A report by a renowned journalist states that Christians are to be excluded from an impending official United States government declaration of ISIS genocide. If true, it would reflect a familiar pattern within the administration of a politically correct bias that views Christians — even non-Western congregations such as those in Iraq and Syria — never as victims but always as Inquisition-style oppressors. (That a State Department genocide designation for ISIS may be imminent was acknowledged last week in congressional testimony, by Ambassador Anne Patterson, the assistant secretary of the State Department’s Near East Bureau.)
Yazidis, according to the story by investigative reporter Michael Isikoff, are going to be officially recognized as genocide victims, and rightly so. Yet Christians, who are also among the most vulnerable religious minority groups that have been deliberately and mercilessly targeted for eradication by ISIS, are not. This is not an academic matter. A genocide designation would have significant policy implications for American efforts to restore property and lands taken from the minority groups and for offers of aid, asylum, and other protections to such victims. Worse, it would mean that, under the Genocide Convention, the United States and other governments would not be bound to act to suppress or even prevent the genocide of these Christians.
An unnamed State Department official was quoted by Isikoff as saying that only the attacks on Yazidis have made “the high bar” of the genocide standard and as pointing to the mass killing of 1,000 Yazidi men and the enslavement of thousands of Yazidi women and girls. To propose that Christians have been simply driven off their land but not suffered similar fates is deeply misinformed. In fact, the last Christians to pray in the language spoken by Jesus are also being deliberately targeted for extinction through equally brutal measures.
Christians have been executed by the thousands. Christian women and girls are vulnerable to sexual enslavement. Many of their clergy have been assassinated and their churches and ancient monasteries demolished or desecrated. They have been systematically stripped of all their wealth, and those too elderly or sick to flee ISIS-controlled territory have been forcibly converted to Islam or killed, such as an 80-year-old woman who was burned to death for refusing to abide by ISIS religious rules. Pope Francis pronounced their suffering “genocide” in July. The U.S. Conference of Catholic Bishops and a broad array of other churches have done so as well. Analysis from an office of the Holocaust Museum apparently relied on by the State Department asserts that ISIS protects Christians in exchange for jizya, an Islamic tax for “People of the Book,” but the assertion is simply not grounded in fact.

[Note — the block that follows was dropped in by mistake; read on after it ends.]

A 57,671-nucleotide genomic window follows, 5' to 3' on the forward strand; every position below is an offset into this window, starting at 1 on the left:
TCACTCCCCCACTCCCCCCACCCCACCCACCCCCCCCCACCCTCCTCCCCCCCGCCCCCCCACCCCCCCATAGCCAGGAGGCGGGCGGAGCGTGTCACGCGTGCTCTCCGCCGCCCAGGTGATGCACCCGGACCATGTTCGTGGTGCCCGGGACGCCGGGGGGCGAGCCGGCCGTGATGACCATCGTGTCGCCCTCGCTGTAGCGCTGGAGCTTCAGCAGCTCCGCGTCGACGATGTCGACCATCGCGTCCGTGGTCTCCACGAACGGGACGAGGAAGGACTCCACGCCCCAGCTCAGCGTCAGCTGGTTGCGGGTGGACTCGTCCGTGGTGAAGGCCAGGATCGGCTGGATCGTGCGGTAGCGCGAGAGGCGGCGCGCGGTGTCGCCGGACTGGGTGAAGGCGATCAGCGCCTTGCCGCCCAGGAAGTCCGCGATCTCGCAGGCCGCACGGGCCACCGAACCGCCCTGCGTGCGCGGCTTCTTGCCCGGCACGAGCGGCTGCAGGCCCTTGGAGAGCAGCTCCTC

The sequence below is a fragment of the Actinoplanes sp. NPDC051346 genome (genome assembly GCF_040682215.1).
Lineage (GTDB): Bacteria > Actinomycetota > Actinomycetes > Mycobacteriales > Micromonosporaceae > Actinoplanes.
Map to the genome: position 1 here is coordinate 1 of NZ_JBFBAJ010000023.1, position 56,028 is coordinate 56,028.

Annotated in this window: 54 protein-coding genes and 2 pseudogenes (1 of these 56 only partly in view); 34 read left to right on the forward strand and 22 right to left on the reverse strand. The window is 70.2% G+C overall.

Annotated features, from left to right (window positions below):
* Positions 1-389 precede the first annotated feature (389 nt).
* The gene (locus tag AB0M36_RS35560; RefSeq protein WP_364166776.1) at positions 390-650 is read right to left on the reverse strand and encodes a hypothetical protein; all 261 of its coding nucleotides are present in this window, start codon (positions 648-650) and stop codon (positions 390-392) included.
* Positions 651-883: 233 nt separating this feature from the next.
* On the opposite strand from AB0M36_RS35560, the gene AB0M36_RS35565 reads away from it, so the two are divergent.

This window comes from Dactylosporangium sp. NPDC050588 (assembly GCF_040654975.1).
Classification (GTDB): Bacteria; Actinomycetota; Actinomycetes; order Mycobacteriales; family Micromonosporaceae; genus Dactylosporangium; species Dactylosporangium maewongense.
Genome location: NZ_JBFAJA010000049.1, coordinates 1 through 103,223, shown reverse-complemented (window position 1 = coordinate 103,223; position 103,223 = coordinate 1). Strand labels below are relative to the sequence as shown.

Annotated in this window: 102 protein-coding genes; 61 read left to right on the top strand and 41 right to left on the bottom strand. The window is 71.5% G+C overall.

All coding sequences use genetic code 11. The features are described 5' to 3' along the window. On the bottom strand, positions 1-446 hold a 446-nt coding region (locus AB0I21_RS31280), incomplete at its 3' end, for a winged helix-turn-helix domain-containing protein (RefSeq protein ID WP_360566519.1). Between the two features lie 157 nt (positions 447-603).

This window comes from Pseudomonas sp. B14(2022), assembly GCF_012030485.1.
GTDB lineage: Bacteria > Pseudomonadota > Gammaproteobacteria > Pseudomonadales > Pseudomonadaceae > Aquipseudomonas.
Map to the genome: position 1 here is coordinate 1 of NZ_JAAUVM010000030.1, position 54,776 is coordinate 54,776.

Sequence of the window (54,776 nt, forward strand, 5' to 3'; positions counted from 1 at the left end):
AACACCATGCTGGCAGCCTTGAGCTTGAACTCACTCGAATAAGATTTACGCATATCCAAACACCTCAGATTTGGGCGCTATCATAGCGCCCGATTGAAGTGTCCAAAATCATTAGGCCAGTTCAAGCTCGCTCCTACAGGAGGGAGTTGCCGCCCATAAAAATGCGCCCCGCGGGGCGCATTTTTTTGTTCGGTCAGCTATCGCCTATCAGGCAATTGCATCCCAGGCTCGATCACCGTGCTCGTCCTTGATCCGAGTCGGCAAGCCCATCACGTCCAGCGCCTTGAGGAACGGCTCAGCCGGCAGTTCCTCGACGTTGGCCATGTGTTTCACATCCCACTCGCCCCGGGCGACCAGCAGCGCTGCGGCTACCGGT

ISIS atrocities against Christians became public in June 2014 when the jihadists stamped Christian homes in Mosul with the red letter N for “Nazarene” and began enforcing its “convert or die” policy. The atrocities continue. Recently the Melkite Catholic bishop of Aleppo reported that 1,000 Christians, including two Orthodox bishops, have been kidnapped and murdered in his city alone. In September, ISIS executed, on videotape, three Assyrian Christian men and threatened to do the same to 200 more being held captive by the terrorist group. Recent reports by an American Christian aid group state that several Christians who refused to renounce their faith were raped, beheaded, or crucified a few months ago.
Christian women and girls are also enslaved and sexually abused. Three Christian females sold in ISIS slave markets were profiled in a New York Times Magazine report last summer. ISIS rules allow Christian sabaya, that is, their sexual enslavement. Its magazine Dabiq explicitly approved the enslavement of Christian girls in Nigeria, and the jihadist group posted prices for Christian, as well as Yazidi, female slaves in Raqqa.
In recent weeks, the stalwart Knights of Columbus have been placing emotionally searing ads in Politico and elsewhere advocating the passage of House Resolution 75:
This bipartisan bill was initiated by Representative Jeff Fortenberry (R., Neb.) and Representative Anna Eshoo (D., Calif.) to declare that genocide is being faced by Christians, Yazidis, and other vulnerable groups. The ads — depicting a mother and child, who appear as the very personifications of grief, against a landscape of ISIS destruction — might strike a nerve within the Obama administration. But as of now, the administration looks poised to preempt the bill and render a grave injustice to the suffering Christians of Iraq and Syria.
— Nina Shea is the director of Hudson Institute’s Center for Religious Freedom